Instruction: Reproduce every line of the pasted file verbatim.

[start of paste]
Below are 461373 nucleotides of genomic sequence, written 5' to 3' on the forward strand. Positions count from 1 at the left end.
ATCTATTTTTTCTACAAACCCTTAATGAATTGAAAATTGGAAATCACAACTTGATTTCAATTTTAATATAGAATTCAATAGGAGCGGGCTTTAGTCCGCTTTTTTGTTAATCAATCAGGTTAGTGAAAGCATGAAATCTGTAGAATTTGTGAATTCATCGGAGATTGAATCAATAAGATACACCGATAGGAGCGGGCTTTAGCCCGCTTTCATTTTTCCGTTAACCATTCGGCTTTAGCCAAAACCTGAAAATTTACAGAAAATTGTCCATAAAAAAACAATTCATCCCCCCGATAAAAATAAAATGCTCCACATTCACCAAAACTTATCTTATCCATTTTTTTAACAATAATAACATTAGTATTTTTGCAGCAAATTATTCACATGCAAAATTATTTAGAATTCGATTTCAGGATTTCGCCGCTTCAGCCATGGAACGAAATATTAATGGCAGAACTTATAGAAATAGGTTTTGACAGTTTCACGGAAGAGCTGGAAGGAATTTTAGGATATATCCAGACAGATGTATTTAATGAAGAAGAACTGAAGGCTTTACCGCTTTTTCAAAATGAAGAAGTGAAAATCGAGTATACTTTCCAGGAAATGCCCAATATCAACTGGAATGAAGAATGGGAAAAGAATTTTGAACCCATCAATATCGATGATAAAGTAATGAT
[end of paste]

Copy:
Below are 461373 nucleotides of genomic sequence, written 5' to 3' on the forward strand. Positions count from 1 at the left end.
ATCTATTTTTTCTACAAACCCTTAATGAATTGAAAATTGGAAATCACAACTTGATTTCAATTTTAATATAGAATTCAATAGGAGCGGGCTTTAGTCCGCTTTTTTGTTAATCAATCAGGTTAGTGAAAGCATGAAATCTGTAGAATTTGTGAATTCATCGGAGATTGAATCAATAAGATACACCGATAGGAGCGGGCTTTAGCCCGCTTTCATTTTTCCGTTAACCATTCGGCTTTAGCCAAAACCTGAAAATTTACAGAAAATTGTCCATAAAAAAACAATTCATCCCCCCGATAAAAATAAAATGCTCCACATTCACCAAAACTTATCTTATCCATTTTTTTAACAATAATAACATTAGTATTTTTGCAGCAAATTATTCACATGCAAAATTATTTAGAATTCGATTTCAGGATTTCGCCGCTTCAGCCATGGAACGAAATATTAATGGCAGAACTTATAGAAATAGGTTTTGACAGTTTCACGGAAGAGCTGGAAGGAATTTTAGGATATATCCAGACAGATGTATTTAATGAAGAAGAACTGAAGGCTTTACCGCTTTTTCAAAATGAAGAAGTGAAAATCGAGTATACTTTCCAGGAAATGCCCAATATCAACTGGAATGAAGAATGGGAAAAGAATTTTGAACCCATCAATATCGATGATAAAGTAATGAT